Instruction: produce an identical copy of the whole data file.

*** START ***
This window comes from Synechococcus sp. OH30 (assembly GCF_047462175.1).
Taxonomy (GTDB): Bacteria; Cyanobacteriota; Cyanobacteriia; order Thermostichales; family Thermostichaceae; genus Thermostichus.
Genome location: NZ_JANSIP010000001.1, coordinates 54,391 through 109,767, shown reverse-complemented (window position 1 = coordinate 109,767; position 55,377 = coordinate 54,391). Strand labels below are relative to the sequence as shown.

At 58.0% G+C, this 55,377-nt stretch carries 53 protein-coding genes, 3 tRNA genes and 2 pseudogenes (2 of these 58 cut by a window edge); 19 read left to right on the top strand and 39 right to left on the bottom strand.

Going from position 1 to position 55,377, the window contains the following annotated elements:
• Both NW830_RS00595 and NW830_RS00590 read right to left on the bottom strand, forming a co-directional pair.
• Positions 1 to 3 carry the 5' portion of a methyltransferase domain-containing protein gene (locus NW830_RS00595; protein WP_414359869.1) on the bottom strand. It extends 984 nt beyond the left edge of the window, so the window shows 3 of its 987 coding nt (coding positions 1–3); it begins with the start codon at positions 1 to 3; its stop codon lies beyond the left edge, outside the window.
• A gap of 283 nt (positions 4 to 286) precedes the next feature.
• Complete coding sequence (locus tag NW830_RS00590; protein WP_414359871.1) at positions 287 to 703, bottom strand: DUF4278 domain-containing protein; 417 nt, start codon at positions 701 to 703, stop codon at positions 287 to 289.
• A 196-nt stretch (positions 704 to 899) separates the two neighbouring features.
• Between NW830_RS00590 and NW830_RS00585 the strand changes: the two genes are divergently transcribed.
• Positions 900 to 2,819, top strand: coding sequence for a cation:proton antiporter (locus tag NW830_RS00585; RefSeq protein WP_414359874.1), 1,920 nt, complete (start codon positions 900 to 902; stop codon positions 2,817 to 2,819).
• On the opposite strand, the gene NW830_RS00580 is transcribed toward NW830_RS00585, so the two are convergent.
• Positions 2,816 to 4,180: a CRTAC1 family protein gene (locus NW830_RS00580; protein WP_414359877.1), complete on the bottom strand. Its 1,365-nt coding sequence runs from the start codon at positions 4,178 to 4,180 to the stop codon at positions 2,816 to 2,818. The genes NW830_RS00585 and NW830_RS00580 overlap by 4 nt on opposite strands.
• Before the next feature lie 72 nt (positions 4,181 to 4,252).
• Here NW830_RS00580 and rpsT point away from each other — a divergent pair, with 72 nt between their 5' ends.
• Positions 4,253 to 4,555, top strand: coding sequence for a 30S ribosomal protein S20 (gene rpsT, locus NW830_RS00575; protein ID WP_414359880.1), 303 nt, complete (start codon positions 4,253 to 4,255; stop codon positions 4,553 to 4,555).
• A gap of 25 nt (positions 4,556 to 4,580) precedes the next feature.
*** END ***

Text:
This window comes from Synechococcus sp. OH30 (assembly GCF_047462175.1).
Taxonomy (GTDB): Bacteria; Cyanobacteriota; Cyanobacteriia; order Thermostichales; family Thermostichaceae; genus Thermostichus.
Genome location: NZ_JANSIP010000001.1, coordinates 54,391 through 109,767, shown reverse-complemented (window position 1 = coordinate 109,767; position 55,377 = coordinate 54,391). Strand labels below are relative to the sequence as shown.

At 58.0% G+C, this 55,377-nt stretch carries 53 protein-coding genes, 3 tRNA genes and 2 pseudogenes (2 of these 58 cut by a window edge); 19 read left to right on the top strand and 39 right to left on the bottom strand.

Going from position 1 to position 55,377, the window contains the following annotated elements:
• Both NW830_RS00595 and NW830_RS00590 read right to left on the bottom strand, forming a co-directional pair.
• Positions 1 to 3 carry the 5' portion of a methyltransferase domain-containing protein gene (locus NW830_RS00595; protein WP_414359869.1) on the bottom strand. It extends 984 nt beyond the left edge of the window, so the window shows 3 of its 987 coding nt (coding positions 1–3); it begins with the start codon at positions 1 to 3; its stop codon lies beyond the left edge, outside the window.
• A gap of 283 nt (positions 4 to 286) precedes the next feature.
• Complete coding sequence (locus tag NW830_RS00590; protein WP_414359871.1) at positions 287 to 703, bottom strand: DUF4278 domain-containing protein; 417 nt, start codon at positions 701 to 703, stop codon at positions 287 to 289.
• A 196-nt stretch (positions 704 to 899) separates the two neighbouring features.
• Between NW830_RS00590 and NW830_RS00585 the strand changes: the two genes are divergently transcribed.
• Positions 900 to 2,819, top strand: coding sequence for a cation:proton antiporter (locus tag NW830_RS00585; RefSeq protein WP_414359874.1), 1,920 nt, complete (start codon positions 900 to 902; stop codon positions 2,817 to 2,819).
• On the opposite strand, the gene NW830_RS00580 is transcribed toward NW830_RS00585, so the two are convergent.
• Positions 2,816 to 4,180: a CRTAC1 family protein gene (locus NW830_RS00580; protein WP_414359877.1), complete on the bottom strand. Its 1,365-nt coding sequence runs from the start codon at positions 4,178 to 4,180 to the stop codon at positions 2,816 to 2,818. The genes NW830_RS00585 and NW830_RS00580 overlap by 4 nt on opposite strands.
• Before the next feature lie 72 nt (positions 4,181 to 4,252).
• Here NW830_RS00580 and rpsT point away from each other — a divergent pair, with 72 nt between their 5' ends.
• Positions 4,253 to 4,555, top strand: coding sequence for a 30S ribosomal protein S20 (gene rpsT, locus NW830_RS00575; protein ID WP_414359880.1), 303 nt, complete (start codon positions 4,253 to 4,255; stop codon positions 4,553 to 4,555).
• A gap of 25 nt (positions 4,556 to 4,580) precedes the next feature.